• The duty applies to managers who provide services for a retail customer defined, in the context of an alternative investment fund as an investor in the fund or the beneficial owner of interests in the fund, that is not a professional client. The duty will not, therefore apply to professional  investors in respect of whom the Alternative Investment Fund Managers Directive by default, limits the marketing of private funds.

A point of direct contact for the managers of private managers will be per se retail clients, who a manager cannot “opt-up” and treat as an elective professional client. This, in turn, highlights the role of the client categorisation processes, noted in our previous alert, and the FCA’s existing focus on these processes.

Likely retail client candidates include family offices, ultra-high-net worth individuals, and manager employees to whom the manager may be offering carried interest or other employee incentives.

What About Indirect Retail Investors?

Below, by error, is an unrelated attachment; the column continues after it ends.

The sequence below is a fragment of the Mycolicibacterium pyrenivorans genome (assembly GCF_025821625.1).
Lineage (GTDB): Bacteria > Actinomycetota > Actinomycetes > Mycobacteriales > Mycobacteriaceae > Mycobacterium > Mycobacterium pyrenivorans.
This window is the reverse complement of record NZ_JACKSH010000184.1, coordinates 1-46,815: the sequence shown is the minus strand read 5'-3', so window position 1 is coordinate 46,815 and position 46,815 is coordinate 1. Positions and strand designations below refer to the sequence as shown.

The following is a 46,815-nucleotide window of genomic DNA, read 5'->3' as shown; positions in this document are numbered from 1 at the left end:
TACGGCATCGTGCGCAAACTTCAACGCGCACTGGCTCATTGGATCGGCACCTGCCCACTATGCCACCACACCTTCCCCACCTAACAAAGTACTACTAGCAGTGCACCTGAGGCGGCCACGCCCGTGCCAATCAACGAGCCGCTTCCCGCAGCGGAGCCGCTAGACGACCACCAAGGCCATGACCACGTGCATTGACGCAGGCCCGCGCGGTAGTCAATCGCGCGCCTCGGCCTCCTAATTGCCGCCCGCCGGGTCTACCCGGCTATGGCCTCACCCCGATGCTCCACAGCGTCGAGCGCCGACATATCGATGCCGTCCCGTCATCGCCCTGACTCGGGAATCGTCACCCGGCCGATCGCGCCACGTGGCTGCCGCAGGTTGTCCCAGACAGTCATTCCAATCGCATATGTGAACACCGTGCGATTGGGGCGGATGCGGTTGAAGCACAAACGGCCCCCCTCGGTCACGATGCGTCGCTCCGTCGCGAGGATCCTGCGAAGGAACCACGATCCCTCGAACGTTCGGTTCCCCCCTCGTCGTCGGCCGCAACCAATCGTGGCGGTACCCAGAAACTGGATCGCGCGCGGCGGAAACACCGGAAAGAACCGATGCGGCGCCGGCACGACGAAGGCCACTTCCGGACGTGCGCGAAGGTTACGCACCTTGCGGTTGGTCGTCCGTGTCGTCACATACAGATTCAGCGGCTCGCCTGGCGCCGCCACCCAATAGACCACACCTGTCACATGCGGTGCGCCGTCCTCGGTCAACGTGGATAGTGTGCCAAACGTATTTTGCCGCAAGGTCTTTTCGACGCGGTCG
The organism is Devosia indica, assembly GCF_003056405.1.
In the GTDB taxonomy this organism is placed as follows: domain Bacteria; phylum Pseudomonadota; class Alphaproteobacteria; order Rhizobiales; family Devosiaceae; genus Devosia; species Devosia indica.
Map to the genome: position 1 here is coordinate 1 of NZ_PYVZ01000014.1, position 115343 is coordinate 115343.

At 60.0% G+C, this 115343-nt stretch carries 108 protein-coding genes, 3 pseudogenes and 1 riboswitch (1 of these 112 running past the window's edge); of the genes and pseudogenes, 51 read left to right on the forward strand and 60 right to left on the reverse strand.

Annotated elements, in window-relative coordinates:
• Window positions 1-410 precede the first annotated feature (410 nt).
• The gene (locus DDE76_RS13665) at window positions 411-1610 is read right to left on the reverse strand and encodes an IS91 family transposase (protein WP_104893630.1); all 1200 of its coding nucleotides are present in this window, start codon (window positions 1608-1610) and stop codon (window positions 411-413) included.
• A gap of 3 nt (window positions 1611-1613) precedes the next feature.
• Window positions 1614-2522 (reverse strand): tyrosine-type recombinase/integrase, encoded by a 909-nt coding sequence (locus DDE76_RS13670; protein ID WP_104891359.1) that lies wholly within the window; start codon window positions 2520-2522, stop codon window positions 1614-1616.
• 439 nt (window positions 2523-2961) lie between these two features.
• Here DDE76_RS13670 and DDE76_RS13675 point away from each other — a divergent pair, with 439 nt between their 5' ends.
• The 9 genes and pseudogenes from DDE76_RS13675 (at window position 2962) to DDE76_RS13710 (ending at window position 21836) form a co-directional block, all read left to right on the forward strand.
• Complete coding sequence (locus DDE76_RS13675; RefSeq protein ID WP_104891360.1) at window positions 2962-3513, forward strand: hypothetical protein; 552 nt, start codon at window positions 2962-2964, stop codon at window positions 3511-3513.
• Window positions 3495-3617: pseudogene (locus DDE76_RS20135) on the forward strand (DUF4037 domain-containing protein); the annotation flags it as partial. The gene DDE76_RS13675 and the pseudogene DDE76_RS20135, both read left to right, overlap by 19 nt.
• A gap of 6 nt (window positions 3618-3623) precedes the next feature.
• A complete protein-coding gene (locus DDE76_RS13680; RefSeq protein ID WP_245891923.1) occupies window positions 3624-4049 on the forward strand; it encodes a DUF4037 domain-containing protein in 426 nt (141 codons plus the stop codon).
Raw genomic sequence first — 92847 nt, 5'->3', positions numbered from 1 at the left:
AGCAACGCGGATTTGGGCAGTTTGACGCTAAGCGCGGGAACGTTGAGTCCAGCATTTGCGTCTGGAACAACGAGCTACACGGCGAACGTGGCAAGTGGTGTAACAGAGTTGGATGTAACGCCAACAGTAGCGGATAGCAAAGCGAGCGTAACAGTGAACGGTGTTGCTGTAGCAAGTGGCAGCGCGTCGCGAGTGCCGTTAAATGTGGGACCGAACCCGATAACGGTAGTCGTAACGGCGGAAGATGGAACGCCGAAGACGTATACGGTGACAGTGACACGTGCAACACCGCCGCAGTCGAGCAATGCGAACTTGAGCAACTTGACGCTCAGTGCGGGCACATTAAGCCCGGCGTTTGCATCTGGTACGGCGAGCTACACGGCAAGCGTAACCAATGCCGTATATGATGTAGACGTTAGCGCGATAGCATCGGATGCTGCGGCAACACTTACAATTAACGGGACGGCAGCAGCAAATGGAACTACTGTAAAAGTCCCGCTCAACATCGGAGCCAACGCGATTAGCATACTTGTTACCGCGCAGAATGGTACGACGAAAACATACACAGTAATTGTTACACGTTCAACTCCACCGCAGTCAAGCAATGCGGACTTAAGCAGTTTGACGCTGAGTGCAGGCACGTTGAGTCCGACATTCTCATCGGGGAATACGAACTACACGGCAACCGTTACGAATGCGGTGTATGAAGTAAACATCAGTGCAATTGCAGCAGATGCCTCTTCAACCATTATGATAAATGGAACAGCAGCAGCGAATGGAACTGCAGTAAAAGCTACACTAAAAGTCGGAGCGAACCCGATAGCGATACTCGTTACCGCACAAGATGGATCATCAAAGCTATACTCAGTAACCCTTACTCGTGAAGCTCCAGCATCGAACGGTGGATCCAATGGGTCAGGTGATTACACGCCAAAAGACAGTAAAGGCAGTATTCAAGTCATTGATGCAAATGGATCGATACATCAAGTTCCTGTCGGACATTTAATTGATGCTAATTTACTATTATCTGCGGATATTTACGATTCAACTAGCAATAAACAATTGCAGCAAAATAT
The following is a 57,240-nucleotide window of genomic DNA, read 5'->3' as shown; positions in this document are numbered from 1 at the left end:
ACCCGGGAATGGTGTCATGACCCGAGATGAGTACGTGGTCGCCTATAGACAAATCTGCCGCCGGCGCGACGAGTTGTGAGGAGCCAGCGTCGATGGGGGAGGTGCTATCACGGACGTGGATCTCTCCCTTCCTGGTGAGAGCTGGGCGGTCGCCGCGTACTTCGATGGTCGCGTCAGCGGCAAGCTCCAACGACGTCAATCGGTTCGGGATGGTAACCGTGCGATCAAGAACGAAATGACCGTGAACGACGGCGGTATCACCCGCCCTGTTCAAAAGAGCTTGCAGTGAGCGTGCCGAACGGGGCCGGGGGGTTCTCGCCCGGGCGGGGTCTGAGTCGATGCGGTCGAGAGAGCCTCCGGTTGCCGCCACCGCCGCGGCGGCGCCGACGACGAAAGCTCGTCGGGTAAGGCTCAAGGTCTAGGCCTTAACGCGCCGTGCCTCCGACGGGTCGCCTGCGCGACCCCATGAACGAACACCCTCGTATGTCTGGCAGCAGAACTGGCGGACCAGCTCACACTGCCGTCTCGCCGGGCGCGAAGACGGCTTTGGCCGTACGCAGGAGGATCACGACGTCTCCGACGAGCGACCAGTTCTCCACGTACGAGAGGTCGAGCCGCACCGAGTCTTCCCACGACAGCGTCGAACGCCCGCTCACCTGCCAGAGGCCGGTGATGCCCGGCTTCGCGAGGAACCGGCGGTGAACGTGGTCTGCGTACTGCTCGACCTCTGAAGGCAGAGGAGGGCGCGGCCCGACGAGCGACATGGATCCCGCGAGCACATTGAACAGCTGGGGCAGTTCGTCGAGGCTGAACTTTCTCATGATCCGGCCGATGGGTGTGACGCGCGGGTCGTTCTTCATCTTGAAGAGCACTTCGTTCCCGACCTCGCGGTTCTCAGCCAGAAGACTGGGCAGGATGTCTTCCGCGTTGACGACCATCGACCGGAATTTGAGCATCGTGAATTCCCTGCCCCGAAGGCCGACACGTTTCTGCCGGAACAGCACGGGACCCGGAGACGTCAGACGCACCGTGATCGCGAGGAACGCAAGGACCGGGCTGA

The FCA rules state that, where a firm’s retail market business involves “operating in a distribution chain”, the duty will apply “only to the extent that the person is responsible in the course of that retail market business for determining or materially influencing retail customer outcomes”.

In keeping with its current approach, the FCA includes, within the term “distribution chain”, all firms, including manufacturers, involved in a service to an end-retail customer. This term is broad but the FCA’s guidance what it means to have a material influence over or determine is helpful: it excludes, a portfolio manager whose role is limited to managing assets under a mandate determined by a professional client that is entirely independent of the manager.